|Gambian mongoose range|
The Gambian mongoose is generally a brownish-grey colour on the dorsal fur, becoming more rufous towards the legs belnding into the red fur on the ventral surface. They have a dark streak of fur on the sides of its light-colored neck. The short, tapered tail is not bushy. They have five toes on each foot, which is bare from the sole to the wrist and heel. Their faces are short, and have only two molars on each jaw. There is no noticeable sexual dimorphism. Females have six mammae.
Distribution and habitat
The Gambian mongoose is an opportunistic feeder, eating a wide variety of foods. They are primarily insectivorous, eating mostly beetles and millipedes. They will also eat small rodents and reptiles, and sometimes eggs.
The Gambian mongoose is diurnal, gregarious and terrestrial. They live in groups of 10-20 individuals, but groups have been known to number over 40. The groups consist of adults of both sexes, who forage together. Encounters between animals of different groups are often noisy, with a lot of fighting between the neighbors. This mongoose is very vocal, communicating with a variety of sounds. A call that sounds like a bird twitter is used to keep the group together while foraging. A louder, higher pitched twitter is used to indicate danger.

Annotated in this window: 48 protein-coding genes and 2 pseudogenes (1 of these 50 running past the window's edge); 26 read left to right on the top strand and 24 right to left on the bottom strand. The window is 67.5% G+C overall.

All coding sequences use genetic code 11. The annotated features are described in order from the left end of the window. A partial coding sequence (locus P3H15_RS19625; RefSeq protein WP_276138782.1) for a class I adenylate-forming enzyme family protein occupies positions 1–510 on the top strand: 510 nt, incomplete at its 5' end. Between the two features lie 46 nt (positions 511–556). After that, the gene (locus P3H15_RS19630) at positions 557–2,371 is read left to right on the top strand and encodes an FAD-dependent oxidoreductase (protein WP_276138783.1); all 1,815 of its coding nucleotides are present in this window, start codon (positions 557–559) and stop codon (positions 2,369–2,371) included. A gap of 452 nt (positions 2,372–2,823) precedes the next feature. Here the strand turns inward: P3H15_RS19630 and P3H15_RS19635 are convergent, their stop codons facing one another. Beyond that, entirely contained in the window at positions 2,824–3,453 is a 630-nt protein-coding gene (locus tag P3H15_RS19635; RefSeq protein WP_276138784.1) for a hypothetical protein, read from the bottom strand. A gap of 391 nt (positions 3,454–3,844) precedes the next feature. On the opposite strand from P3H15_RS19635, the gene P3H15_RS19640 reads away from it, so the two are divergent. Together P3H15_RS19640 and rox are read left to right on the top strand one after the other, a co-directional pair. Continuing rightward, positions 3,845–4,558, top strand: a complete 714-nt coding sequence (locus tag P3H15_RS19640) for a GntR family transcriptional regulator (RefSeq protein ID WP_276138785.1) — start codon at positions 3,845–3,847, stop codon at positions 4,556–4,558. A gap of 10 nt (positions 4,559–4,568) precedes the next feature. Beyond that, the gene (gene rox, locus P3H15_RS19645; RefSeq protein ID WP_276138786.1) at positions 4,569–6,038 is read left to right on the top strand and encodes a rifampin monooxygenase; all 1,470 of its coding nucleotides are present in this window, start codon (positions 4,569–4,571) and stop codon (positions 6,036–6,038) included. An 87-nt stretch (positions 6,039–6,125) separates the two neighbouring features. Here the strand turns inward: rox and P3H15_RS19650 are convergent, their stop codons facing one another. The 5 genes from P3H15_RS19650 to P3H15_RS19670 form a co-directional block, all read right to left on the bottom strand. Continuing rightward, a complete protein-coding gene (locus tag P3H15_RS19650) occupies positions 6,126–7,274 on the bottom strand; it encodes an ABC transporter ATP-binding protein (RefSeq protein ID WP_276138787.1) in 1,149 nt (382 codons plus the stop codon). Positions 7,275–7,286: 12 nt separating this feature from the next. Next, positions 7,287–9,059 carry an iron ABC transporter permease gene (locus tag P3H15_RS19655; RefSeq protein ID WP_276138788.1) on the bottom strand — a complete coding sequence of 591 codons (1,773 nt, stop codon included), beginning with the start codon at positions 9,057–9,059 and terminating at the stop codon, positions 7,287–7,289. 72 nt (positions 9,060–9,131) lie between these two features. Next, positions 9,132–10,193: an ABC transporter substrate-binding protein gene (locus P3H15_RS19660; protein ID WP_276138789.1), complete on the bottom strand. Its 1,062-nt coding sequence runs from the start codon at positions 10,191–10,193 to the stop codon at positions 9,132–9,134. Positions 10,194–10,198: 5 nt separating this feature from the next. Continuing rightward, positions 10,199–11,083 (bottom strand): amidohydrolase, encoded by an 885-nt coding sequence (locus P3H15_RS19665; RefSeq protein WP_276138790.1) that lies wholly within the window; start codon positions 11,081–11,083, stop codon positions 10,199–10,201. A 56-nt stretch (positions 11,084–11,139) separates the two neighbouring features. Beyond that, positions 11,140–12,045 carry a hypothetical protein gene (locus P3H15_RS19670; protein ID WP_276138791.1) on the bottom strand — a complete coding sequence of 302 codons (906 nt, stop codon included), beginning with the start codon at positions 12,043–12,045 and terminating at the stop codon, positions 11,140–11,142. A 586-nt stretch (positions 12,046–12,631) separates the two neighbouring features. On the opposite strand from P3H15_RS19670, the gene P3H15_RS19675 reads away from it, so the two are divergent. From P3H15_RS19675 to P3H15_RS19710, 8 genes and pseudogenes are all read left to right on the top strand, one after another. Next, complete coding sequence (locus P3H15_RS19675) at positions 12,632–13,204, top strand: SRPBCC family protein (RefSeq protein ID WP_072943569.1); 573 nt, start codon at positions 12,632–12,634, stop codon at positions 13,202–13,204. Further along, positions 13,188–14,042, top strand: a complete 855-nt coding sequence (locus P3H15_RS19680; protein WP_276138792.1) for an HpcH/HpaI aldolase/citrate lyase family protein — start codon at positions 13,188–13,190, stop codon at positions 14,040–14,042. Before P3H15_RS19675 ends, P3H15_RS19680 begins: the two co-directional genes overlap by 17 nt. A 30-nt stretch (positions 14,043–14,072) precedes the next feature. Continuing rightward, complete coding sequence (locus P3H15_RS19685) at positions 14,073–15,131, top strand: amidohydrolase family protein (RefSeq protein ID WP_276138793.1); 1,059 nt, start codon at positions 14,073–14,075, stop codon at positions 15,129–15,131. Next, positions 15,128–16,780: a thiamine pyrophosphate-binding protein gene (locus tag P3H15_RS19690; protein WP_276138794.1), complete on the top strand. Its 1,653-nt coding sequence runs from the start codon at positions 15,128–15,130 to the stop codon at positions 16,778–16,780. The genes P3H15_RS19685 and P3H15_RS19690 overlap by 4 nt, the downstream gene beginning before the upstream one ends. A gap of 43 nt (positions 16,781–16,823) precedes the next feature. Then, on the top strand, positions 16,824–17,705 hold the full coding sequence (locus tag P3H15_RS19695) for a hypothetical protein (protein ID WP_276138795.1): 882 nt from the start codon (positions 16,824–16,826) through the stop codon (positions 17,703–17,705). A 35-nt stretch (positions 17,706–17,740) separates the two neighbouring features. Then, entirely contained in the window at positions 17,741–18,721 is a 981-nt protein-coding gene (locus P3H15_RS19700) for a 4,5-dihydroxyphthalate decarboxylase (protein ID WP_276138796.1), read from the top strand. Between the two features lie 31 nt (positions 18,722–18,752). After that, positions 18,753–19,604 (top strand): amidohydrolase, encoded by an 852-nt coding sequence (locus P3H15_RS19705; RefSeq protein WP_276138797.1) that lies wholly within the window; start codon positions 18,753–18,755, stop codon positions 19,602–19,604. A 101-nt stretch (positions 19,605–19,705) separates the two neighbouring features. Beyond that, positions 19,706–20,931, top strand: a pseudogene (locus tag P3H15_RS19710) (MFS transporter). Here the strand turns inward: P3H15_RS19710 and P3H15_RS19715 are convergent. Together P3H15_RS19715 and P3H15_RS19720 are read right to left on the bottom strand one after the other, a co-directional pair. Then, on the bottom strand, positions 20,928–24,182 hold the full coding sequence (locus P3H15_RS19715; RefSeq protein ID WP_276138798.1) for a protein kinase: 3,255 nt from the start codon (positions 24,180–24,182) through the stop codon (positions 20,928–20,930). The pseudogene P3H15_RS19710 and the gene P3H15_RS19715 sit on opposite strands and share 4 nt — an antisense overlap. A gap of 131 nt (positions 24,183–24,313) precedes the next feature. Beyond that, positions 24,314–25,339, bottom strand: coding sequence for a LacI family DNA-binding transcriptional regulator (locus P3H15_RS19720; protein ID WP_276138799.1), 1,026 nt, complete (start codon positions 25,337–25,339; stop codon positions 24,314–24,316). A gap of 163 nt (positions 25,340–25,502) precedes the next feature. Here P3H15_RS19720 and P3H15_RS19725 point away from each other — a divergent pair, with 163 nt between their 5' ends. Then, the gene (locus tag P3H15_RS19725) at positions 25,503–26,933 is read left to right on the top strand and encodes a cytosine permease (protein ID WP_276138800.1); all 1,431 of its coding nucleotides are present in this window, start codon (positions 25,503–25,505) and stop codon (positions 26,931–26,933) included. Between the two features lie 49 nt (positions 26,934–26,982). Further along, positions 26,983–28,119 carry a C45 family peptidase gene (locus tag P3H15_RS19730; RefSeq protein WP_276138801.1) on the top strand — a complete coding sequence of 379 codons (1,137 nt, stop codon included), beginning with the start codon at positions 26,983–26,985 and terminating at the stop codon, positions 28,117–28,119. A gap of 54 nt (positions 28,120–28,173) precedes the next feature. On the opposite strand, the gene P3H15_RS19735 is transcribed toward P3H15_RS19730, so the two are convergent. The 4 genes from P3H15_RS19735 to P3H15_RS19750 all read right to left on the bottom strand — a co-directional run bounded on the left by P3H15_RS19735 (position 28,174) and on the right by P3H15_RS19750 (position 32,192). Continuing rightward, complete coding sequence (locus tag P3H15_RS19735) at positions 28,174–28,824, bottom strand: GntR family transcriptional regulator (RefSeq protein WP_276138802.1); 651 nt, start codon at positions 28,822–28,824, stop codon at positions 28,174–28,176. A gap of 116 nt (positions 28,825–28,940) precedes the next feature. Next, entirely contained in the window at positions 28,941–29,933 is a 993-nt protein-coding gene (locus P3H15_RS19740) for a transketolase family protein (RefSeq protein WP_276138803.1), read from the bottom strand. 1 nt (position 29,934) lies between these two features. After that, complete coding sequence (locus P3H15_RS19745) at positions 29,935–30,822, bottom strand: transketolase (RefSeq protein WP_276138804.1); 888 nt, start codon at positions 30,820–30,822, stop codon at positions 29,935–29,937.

Breeding occurs at any time of the year, with more young born during the rainy season. All the females in the group reproduce at around the same time. Groups can breed up to four times a year, but individually the females do not breed as frequently. Mating occurs 1–2 weeks after the young are born. Mongooses often breed with others of another group, but most stay within the group. While the mother forages for food, two males stand guard at the den's entrance. This mongoose practices communal suckling; cubs suckle from any lactating female. The young are weaned at the age of about one month, and at this time they join the group in foraging.
- Van Rompaey, H.; Sillero-Zubiri, C. & Hoffmann, M. (2008). "Mungos gambianus". IUCN Red List of Threatened Species. Version 2008. International Union for Conservation of Nature. Retrieved 22 March 2009. Database entry includes a brief justification of why this species is of least concern
- "Mungos gambianus". Animal Diversity Web. Regents of the University of Michigan. Retrieved 2016-11-25.